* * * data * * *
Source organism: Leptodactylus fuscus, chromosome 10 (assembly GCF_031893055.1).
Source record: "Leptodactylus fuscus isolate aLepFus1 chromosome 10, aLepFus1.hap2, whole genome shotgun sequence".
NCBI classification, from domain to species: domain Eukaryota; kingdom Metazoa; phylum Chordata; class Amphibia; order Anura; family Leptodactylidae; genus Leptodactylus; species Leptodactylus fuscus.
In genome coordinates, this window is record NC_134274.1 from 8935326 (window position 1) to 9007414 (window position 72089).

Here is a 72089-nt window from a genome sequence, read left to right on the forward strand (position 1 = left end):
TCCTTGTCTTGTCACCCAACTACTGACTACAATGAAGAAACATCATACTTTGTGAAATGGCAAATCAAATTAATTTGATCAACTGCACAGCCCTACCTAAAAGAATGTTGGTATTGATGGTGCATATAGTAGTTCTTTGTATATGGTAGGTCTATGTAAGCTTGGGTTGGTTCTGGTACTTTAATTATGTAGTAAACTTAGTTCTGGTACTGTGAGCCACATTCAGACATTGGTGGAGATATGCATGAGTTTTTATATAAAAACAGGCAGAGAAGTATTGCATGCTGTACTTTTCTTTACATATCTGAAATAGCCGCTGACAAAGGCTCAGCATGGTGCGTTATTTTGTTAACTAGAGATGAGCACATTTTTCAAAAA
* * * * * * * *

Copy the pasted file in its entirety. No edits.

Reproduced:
Source organism: Leptodactylus fuscus, chromosome 10 (assembly GCF_031893055.1).
Source record: "Leptodactylus fuscus isolate aLepFus1 chromosome 10, aLepFus1.hap2, whole genome shotgun sequence".
NCBI classification, from domain to species: domain Eukaryota; kingdom Metazoa; phylum Chordata; class Amphibia; order Anura; family Leptodactylidae; genus Leptodactylus; species Leptodactylus fuscus.
In genome coordinates, this window is record NC_134274.1 from 8935326 (window position 1) to 9007414 (window position 72089).

Here is a 72089-nt window from a genome sequence, read left to right on the forward strand (position 1 = left end):
TCCTTGTCTTGTCACCCAACTACTGACTACAATGAAGAAACATCATACTTTGTGAAATGGCAAATCAAATTAATTTGATCAACTGCACAGCCCTACCTAAAAGAATGTTGGTATTGATGGTGCATATAGTAGTTCTTTGTATATGGTAGGTCTATGTAAGCTTGGGTTGGTTCTGGTACTTTAATTATGTAGTAAACTTAGTTCTGGTACTGTGAGCCACATTCAGACATTGGTGGAGATATGCATGAGTTTTTATATAAAAACAGGCAGAGAAGTATTGCATGCTGTACTTTTCTTTACATATCTGAAATAGCCGCTGACAAAGGCTCAGCATGGTGCGTTATTTTGTTAACTAGAGATGAGCACATTTTTCAAAAA